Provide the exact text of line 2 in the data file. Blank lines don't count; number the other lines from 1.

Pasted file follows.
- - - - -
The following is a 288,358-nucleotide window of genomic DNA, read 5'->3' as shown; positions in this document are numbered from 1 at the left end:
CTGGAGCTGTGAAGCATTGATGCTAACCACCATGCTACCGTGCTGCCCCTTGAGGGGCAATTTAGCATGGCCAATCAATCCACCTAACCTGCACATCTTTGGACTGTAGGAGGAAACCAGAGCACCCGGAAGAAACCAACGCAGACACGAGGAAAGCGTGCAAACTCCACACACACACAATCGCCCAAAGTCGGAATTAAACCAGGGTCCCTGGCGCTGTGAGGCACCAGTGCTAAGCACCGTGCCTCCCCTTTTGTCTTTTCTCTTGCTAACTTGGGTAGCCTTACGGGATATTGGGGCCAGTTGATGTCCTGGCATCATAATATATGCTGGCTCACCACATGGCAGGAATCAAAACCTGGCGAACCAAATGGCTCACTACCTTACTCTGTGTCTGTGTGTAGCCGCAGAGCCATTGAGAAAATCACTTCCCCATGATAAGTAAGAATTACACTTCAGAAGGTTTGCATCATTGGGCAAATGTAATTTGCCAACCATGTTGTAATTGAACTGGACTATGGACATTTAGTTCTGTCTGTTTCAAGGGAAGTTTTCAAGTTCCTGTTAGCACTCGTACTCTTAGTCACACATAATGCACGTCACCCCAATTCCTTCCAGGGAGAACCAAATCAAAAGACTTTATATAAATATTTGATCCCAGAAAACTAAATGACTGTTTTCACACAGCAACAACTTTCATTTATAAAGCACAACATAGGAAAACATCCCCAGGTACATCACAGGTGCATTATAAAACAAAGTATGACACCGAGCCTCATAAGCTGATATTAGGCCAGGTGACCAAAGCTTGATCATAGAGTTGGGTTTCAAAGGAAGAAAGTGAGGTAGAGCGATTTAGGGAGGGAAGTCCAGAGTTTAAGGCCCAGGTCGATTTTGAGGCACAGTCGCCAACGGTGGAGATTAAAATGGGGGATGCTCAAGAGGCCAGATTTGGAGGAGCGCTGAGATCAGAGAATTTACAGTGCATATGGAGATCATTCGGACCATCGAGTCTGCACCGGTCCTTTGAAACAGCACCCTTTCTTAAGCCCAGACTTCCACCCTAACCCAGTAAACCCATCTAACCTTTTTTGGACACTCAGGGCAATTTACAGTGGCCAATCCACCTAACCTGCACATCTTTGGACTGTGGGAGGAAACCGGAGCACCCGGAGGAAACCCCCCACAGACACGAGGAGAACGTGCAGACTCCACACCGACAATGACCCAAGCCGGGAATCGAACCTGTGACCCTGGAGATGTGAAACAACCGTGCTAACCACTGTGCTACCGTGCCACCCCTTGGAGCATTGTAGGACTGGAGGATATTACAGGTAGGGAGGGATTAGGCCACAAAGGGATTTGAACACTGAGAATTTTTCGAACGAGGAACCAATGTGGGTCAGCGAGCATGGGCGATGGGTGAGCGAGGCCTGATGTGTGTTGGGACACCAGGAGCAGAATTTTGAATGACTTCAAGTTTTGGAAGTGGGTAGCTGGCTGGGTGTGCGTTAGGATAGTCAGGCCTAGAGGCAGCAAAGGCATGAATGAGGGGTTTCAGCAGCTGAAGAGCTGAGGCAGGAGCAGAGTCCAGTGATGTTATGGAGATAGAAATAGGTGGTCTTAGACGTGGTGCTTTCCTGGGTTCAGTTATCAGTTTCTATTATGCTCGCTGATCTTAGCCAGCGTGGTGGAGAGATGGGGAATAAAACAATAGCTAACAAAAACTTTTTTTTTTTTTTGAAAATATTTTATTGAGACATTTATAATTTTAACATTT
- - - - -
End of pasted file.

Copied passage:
CTGGAGCTGTGAAGCATTGATGCTAACCACCATGCTACCGTGCTGCCCCTTGAGGGGCAATTTAGCATGGCCAATCAATCCACCTAACCTGCACATCTTTGGACTGTAGGAGGAAACCAGAGCACCCGGAAGAAACCAACGCAGACACGAGGAAAGCGTGCAAACTCCACACACACACAATCGCCCAAAGTCGGAATTAAACCAGGGTCCCTGGCGCTGTGAGGCACCAGTGCTAAGCACCGTGCCTCCCCTTTTGTCTTTTCTCTTGCTAACTTGGGTAGCCTTACGGGATATTGGGGCCAGTTGATGTCCTGGCATCATAATATATGCTGGCTCACCACATGGCAGGAATCAAAACCTGGCGAACCAAATGGCTCACTACCTTACTCTGTGTCTGTGTGTAGCCGCAGAGCCATTGAGAAAATCACTTCCCCATGATAAGTAAGAATTACACTTCAGAAGGTTTGCATCATTGGGCAAATGTAATTTGCCAACCATGTTGTAATTGAACTGGACTATGGACATTTAGTTCTGTCTGTTTCAAGGGAAGTTTTCAAGTTCCTGTTAGCACTCGTACTCTTAGTCACACATAATGCACGTCACCCCAATTCCTTCCAGGGAGAACCAAATCAAAAGACTTTATATAAATATTTGATCCCAGAAAACTAAATGACTGTTTTCACACAGCAACAACTTTCATTTATAAAGCACAACATAGGAAAACATCCCCAGGTACATCACAGGTGCATTATAAAACAAAGTATGACACCGAGCCTCATAAGCTGATATTAGGCCAGGTGACCAAAGCTTGATCATAGAGTTGGGTTTCAAAGGAAGAAAGTGAGGTAGAGCGATTTAGGGAGGGAAGTCCAGAGTTTAAGGCCCAGGTCGATTTTGAGGCACAGTCGCCAACGGTGGAGATTAAAATGGGGGATGCTCAAGAGGCCAGATTTGGAGGAGCGCTGAGATCAGAGAATTTACAGTGCATATGGAGATCATTCGGACCATCGAGTCTGCACCGGTCCTTTGAAACAGCACCCTTTCTTAAGCCCAGACTTCCACCCTAACCCAGTAAACCCATCTAACCTTTTTTGGACACTCAGGGCAATTTACAGTGGCCAATCCACCTAACCTGCACATCTTTGGACTGTGGGAGGAAACCGGAGCACCCGGAGGAAACCCCCCACAGACACGAGGAGAACGTGCAGACTCCACACCGACAATGACCCAAGCCGGGAATCGAACCTGTGACCCTGGAGATGTGAAACAACCGTGCTAACCACTGTGCTACCGTGCCACCCCTTGGAGCATTGTAGGACTGGAGGATATTACAGGTAGGGAGGGATTAGGCCACAAAGGGATTTGAACACTGAGAATTTTTCGAACGAGGAACCAATGTGGGTCAGCGAGCATGGGCGATGGGTGAGCGAGGCCTGATGTGTGTTGGGACACCAGGAGCAGAATTTTGAATGACTTCAAGTTTTGGAAGTGGGTAGCTGGCTGGGTGTGCGTTAGGATAGTCAGGCCTAGAGGCAGCAAAGGCATGAATGAGGGGTTTCAGCAGCTGAAGAGCTGAGGCAGGAGCAGAGTCCAGTGATGTTATGGAGATAGAAATAGGTGGTCTTAGACGTGGTGCTTTCCTGGGTTCAGTTATCAGTTTCTATTATGCTCGCTGATCTTAGCCAGCGTGGTGGAGAGATGGGGAATAAAACAATAGCTAACAAAAACTTTTTTTTTTTTTTGAAAATATTTTATTGAGACATTTATAATTTTAACATTT